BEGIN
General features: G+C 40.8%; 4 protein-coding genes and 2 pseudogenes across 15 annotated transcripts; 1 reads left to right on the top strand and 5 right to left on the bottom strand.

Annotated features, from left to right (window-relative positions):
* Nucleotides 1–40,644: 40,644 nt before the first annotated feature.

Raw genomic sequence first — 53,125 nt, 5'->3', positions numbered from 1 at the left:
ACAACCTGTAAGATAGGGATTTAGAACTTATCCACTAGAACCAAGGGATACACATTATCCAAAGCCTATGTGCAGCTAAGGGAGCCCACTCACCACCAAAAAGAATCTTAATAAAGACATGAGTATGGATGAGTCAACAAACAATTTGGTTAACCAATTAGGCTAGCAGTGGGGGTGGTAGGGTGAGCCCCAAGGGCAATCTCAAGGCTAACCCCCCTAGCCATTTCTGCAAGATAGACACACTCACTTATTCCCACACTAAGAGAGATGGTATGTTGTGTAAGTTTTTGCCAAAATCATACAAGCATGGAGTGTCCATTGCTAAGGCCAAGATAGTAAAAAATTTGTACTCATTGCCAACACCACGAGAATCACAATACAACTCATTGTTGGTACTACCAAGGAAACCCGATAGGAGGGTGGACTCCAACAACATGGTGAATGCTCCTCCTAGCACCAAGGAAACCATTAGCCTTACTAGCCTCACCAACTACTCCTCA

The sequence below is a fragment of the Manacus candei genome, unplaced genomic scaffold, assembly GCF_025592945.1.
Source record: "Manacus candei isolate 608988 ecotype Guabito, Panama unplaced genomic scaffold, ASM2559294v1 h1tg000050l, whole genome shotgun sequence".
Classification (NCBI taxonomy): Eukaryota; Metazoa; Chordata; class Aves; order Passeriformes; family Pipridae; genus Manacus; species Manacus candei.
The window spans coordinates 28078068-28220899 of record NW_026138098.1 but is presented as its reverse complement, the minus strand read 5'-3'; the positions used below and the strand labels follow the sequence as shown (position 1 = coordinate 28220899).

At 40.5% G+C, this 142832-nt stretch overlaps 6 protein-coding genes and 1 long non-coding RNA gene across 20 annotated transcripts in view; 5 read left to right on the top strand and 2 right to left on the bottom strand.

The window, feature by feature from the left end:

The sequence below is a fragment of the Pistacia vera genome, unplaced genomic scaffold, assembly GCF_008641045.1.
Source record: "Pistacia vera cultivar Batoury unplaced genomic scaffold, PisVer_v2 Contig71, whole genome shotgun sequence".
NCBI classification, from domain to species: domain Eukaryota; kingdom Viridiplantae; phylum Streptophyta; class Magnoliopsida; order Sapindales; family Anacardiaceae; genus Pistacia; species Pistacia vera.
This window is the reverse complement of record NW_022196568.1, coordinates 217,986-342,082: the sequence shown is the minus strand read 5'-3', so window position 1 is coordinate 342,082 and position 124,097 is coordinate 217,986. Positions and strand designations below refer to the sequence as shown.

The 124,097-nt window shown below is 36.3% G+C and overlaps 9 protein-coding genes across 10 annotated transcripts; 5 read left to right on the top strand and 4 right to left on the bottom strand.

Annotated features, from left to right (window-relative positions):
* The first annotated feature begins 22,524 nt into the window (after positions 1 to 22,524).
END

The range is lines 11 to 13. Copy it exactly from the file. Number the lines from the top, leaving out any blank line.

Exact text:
The window, feature by feature from the left end:

The sequence below is a fragment of the Pistacia vera genome, unplaced genomic scaffold, assembly GCF_008641045.1.
Source record: "Pistacia vera cultivar Batoury unplaced genomic scaffold, PisVer_v2 Contig71, whole genome shotgun sequence".